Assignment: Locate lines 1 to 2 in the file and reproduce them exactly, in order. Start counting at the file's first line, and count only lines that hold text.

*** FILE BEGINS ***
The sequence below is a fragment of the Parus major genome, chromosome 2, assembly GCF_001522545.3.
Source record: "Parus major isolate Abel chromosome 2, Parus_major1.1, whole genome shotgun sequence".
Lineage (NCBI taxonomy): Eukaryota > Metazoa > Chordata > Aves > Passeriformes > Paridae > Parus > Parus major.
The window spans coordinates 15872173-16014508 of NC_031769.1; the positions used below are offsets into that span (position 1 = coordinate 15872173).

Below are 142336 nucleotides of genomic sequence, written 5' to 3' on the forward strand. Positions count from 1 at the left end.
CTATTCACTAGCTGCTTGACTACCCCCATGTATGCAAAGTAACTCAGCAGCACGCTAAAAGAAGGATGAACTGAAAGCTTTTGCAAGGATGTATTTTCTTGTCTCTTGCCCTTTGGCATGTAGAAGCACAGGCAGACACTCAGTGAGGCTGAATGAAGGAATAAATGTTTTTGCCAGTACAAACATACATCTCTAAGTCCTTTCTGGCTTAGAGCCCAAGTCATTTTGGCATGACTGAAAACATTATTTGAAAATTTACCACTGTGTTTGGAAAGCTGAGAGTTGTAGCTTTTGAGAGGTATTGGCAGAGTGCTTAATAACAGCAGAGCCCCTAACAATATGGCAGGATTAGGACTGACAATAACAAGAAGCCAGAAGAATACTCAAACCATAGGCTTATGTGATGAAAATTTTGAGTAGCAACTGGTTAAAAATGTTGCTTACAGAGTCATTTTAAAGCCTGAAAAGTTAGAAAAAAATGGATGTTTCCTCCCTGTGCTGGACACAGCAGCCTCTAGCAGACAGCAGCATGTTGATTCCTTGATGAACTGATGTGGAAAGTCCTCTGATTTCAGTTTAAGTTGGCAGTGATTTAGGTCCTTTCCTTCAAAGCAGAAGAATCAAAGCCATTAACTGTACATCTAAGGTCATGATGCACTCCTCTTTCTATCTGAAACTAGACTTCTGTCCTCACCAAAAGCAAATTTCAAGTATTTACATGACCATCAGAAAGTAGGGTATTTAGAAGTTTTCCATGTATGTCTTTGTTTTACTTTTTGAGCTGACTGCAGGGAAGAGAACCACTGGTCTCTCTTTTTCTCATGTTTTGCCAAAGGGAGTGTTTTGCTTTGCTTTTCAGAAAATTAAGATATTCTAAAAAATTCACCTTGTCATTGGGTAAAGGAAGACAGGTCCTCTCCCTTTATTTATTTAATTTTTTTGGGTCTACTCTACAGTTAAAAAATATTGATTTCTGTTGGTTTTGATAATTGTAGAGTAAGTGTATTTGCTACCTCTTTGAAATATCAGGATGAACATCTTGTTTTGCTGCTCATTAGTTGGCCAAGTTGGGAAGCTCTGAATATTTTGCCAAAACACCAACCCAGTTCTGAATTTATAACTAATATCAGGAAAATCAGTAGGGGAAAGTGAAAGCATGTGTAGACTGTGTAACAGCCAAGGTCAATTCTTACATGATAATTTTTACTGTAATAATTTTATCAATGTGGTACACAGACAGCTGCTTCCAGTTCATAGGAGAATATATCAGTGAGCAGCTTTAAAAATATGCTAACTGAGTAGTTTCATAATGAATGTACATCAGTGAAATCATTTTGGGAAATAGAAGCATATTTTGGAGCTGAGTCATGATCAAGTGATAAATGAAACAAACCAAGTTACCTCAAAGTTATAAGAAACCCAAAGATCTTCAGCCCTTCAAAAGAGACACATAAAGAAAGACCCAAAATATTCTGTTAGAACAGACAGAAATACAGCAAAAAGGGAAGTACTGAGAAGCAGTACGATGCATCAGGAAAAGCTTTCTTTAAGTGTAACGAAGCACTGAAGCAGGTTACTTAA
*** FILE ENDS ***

The sequence below is a fragment of the Parus major genome, chromosome 2, assembly GCF_001522545.3.
Source record: "Parus major isolate Abel chromosome 2, Parus_major1.1, whole genome shotgun sequence".